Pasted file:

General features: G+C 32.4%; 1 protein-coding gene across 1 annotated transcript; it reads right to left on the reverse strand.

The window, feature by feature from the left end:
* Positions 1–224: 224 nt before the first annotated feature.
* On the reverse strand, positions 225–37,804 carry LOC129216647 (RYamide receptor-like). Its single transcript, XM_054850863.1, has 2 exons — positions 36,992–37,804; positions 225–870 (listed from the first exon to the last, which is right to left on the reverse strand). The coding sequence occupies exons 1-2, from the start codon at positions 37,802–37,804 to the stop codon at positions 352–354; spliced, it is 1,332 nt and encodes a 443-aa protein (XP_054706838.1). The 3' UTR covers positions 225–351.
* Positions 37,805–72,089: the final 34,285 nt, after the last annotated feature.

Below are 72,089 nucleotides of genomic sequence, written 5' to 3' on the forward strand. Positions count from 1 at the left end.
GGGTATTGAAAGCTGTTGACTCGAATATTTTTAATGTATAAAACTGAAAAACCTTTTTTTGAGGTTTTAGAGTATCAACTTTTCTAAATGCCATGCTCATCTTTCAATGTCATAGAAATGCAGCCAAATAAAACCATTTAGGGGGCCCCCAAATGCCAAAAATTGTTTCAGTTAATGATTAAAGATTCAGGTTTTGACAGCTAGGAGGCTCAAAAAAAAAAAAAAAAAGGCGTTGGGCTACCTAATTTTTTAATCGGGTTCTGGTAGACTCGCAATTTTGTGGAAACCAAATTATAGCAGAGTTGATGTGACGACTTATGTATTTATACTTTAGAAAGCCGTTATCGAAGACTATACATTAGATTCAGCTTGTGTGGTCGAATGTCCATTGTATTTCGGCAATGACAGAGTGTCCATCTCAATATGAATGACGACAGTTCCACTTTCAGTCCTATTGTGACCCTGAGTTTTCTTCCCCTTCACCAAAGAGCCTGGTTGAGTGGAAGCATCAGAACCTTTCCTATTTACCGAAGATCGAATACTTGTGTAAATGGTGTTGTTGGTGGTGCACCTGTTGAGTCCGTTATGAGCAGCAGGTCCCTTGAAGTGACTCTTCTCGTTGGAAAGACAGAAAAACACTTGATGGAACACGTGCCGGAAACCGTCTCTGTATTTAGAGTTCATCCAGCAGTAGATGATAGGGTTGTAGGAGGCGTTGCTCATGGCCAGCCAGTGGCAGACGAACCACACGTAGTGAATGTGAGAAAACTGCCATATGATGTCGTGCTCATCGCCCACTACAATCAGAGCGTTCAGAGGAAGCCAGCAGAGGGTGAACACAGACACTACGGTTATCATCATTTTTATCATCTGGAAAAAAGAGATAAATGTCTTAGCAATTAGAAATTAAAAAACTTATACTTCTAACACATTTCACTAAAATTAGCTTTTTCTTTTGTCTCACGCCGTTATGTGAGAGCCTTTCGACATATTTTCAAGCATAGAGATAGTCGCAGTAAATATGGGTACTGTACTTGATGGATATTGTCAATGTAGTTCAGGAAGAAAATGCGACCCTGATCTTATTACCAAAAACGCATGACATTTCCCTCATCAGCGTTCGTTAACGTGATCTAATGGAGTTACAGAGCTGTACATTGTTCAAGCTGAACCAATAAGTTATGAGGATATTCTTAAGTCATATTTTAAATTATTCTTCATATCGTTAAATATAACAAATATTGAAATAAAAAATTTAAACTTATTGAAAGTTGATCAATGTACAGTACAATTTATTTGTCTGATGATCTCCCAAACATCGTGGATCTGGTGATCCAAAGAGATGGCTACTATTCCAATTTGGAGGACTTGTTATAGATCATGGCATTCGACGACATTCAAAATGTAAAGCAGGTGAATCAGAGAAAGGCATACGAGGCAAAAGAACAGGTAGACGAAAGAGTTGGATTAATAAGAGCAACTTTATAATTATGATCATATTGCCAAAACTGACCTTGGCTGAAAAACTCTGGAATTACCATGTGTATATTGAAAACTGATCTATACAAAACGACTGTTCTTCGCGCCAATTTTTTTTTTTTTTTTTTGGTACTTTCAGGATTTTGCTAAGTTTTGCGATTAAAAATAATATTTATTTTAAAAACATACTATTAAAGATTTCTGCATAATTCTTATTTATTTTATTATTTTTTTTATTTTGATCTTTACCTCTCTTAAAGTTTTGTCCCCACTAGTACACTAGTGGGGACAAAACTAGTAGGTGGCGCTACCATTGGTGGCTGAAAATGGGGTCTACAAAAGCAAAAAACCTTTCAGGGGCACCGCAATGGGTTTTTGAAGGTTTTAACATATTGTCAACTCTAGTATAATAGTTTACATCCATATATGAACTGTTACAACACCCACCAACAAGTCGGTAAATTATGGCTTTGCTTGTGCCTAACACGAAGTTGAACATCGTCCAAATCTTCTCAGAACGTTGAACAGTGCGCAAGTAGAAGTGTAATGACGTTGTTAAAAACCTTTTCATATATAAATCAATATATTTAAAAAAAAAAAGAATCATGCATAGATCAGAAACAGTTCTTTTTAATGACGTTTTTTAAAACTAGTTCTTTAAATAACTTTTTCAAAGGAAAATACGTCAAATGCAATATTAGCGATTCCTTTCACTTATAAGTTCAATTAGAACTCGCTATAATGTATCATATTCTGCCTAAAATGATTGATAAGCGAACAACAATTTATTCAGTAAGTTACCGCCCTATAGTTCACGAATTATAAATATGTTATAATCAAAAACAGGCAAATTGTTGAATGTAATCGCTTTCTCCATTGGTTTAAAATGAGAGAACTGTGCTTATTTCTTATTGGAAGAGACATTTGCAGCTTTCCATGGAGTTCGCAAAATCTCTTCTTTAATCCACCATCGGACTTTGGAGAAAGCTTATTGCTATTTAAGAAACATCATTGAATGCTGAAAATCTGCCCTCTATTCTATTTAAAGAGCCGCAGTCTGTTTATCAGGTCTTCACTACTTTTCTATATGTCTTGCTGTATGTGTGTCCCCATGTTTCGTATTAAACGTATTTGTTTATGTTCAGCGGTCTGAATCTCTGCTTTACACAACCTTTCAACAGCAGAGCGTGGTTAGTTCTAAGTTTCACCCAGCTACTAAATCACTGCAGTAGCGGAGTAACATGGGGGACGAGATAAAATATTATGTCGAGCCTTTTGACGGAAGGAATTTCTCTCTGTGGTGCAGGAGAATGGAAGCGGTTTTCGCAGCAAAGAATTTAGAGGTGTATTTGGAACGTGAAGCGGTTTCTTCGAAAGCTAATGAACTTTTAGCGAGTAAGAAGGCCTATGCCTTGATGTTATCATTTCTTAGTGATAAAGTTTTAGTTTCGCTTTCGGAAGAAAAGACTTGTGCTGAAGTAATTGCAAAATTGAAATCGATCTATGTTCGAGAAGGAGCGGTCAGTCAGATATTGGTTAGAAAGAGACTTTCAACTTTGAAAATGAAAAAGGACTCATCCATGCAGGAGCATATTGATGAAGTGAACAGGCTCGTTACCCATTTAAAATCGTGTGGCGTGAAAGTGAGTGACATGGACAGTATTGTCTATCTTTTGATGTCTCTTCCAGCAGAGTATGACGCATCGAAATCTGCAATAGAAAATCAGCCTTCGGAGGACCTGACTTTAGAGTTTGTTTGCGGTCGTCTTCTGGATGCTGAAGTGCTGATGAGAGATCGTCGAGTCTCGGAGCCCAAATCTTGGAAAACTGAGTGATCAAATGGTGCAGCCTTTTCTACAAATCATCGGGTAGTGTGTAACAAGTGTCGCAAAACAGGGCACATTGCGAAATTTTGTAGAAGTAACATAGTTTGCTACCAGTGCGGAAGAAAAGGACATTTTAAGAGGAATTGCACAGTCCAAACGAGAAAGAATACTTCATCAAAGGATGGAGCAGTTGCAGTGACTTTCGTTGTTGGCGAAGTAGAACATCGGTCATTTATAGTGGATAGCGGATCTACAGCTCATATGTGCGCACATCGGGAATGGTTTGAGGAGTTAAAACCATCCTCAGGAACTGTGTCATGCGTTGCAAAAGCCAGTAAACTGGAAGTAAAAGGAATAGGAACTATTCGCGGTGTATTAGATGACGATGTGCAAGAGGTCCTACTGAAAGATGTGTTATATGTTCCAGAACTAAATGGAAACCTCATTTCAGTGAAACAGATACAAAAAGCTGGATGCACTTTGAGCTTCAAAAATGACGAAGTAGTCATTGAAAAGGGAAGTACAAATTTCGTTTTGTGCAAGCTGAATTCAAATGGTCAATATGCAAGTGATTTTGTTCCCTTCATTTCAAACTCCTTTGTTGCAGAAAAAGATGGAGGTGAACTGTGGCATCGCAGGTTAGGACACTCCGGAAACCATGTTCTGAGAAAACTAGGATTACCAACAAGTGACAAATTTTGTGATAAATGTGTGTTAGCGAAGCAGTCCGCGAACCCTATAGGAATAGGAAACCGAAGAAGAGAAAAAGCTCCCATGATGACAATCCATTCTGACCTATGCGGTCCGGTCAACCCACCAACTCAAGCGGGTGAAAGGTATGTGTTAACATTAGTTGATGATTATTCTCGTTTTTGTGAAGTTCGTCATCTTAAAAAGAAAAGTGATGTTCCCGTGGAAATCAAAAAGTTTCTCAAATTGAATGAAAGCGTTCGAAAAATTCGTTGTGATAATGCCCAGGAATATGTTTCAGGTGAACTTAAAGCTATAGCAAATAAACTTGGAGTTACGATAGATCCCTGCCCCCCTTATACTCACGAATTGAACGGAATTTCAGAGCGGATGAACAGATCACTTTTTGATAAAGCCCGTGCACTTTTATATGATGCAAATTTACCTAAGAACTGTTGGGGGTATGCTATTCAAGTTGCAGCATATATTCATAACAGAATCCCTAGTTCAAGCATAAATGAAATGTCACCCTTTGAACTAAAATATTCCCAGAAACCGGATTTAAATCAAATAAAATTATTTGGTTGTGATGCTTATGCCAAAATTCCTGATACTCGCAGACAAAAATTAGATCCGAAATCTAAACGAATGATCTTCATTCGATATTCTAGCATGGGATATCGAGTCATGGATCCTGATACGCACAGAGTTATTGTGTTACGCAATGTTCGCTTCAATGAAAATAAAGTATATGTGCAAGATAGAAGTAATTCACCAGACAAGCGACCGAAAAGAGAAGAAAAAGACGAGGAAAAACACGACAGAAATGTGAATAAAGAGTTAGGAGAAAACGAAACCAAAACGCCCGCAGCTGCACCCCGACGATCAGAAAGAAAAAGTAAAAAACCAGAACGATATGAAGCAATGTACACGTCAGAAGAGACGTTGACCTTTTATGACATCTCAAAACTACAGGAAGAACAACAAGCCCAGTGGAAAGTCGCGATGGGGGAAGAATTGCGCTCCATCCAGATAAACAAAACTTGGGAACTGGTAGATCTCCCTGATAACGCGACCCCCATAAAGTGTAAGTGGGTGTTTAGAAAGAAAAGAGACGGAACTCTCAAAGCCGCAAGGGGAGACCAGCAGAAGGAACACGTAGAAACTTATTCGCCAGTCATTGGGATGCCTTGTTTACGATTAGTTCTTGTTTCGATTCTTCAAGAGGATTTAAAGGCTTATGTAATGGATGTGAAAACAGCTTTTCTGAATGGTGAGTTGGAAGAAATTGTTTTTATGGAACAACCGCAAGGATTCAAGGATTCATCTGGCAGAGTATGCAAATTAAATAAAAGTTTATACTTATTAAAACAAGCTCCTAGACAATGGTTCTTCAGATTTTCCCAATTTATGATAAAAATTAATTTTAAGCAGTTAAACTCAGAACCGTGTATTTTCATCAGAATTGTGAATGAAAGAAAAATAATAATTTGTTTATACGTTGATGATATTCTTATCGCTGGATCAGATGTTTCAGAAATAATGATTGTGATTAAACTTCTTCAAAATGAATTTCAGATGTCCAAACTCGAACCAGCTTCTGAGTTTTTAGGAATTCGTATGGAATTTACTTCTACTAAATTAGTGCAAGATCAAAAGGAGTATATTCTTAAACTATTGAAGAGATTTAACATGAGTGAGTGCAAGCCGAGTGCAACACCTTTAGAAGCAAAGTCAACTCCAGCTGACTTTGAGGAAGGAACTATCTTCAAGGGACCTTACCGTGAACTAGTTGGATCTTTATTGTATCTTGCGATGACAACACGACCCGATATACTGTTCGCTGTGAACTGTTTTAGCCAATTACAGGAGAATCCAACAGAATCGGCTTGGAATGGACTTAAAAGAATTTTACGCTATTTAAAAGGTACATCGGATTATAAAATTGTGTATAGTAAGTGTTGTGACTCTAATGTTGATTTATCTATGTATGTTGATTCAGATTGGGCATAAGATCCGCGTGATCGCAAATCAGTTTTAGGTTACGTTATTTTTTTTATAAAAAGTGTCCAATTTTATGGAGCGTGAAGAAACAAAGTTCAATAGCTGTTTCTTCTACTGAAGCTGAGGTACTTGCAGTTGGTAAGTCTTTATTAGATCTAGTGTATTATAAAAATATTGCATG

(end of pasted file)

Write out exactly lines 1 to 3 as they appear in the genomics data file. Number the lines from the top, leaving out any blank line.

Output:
General features: G+C 32.4%; 1 protein-coding gene across 1 annotated transcript; it reads right to left on the reverse strand.

The window, feature by feature from the left end:
* Positions 1–224: 224 nt before the first annotated feature.